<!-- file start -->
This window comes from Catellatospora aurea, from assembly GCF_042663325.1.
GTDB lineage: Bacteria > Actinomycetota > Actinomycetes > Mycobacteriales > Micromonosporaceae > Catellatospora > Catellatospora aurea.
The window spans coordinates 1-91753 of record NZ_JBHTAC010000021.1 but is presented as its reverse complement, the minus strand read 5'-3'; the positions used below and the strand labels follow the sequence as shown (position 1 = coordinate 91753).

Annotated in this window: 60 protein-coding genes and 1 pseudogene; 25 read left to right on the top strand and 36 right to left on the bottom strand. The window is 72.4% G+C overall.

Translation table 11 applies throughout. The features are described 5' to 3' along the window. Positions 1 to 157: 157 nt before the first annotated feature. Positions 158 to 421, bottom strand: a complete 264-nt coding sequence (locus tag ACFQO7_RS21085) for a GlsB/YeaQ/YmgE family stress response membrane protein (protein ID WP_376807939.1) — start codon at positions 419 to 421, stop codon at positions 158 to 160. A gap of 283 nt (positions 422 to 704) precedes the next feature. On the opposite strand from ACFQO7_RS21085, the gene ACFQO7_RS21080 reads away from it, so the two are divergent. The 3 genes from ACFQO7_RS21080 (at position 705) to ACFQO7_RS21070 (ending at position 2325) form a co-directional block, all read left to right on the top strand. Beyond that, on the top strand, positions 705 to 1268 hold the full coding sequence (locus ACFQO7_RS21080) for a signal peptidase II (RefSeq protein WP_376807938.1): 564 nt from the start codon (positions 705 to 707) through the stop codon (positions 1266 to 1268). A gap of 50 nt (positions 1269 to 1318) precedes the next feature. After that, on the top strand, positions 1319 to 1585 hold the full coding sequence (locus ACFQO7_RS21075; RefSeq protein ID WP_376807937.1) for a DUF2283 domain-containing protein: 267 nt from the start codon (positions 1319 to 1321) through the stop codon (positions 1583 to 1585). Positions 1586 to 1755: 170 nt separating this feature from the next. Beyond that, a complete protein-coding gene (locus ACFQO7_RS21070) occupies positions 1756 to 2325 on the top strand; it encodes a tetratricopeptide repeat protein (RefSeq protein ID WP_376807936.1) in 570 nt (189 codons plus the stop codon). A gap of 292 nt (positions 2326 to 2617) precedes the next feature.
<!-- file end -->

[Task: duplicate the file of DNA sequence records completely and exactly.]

This window comes from Catellatospora aurea, from assembly GCF_042663325.1.
GTDB lineage: Bacteria > Actinomycetota > Actinomycetes > Mycobacteriales > Micromonosporaceae > Catellatospora > Catellatospora aurea.
The window spans coordinates 1-91753 of record NZ_JBHTAC010000021.1 but is presented as its reverse complement, the minus strand read 5'-3'; the positions used below and the strand labels follow the sequence as shown (position 1 = coordinate 91753).

Annotated in this window: 60 protein-coding genes and 1 pseudogene; 25 read left to right on the top strand and 36 right to left on the bottom strand. The window is 72.4% G+C overall.

Translation table 11 applies throughout. The features are described 5' to 3' along the window. Positions 1 to 157: 157 nt before the first annotated feature. Positions 158 to 421, bottom strand: a complete 264-nt coding sequence (locus tag ACFQO7_RS21085) for a GlsB/YeaQ/YmgE family stress response membrane protein (protein ID WP_376807939.1) — start codon at positions 419 to 421, stop codon at positions 158 to 160. A gap of 283 nt (positions 422 to 704) precedes the next feature. On the opposite strand from ACFQO7_RS21085, the gene ACFQO7_RS21080 reads away from it, so the two are divergent. The 3 genes from ACFQO7_RS21080 (at position 705) to ACFQO7_RS21070 (ending at position 2325) form a co-directional block, all read left to right on the top strand. Beyond that, on the top strand, positions 705 to 1268 hold the full coding sequence (locus ACFQO7_RS21080) for a signal peptidase II (RefSeq protein WP_376807938.1): 564 nt from the start codon (positions 705 to 707) through the stop codon (positions 1266 to 1268). A gap of 50 nt (positions 1269 to 1318) precedes the next feature. After that, on the top strand, positions 1319 to 1585 hold the full coding sequence (locus ACFQO7_RS21075; RefSeq protein ID WP_376807937.1) for a DUF2283 domain-containing protein: 267 nt from the start codon (positions 1319 to 1321) through the stop codon (positions 1583 to 1585). Positions 1586 to 1755: 170 nt separating this feature from the next. Beyond that, a complete protein-coding gene (locus ACFQO7_RS21070) occupies positions 1756 to 2325 on the top strand; it encodes a tetratricopeptide repeat protein (RefSeq protein ID WP_376807936.1) in 570 nt (189 codons plus the stop codon). A gap of 292 nt (positions 2326 to 2617) precedes the next feature.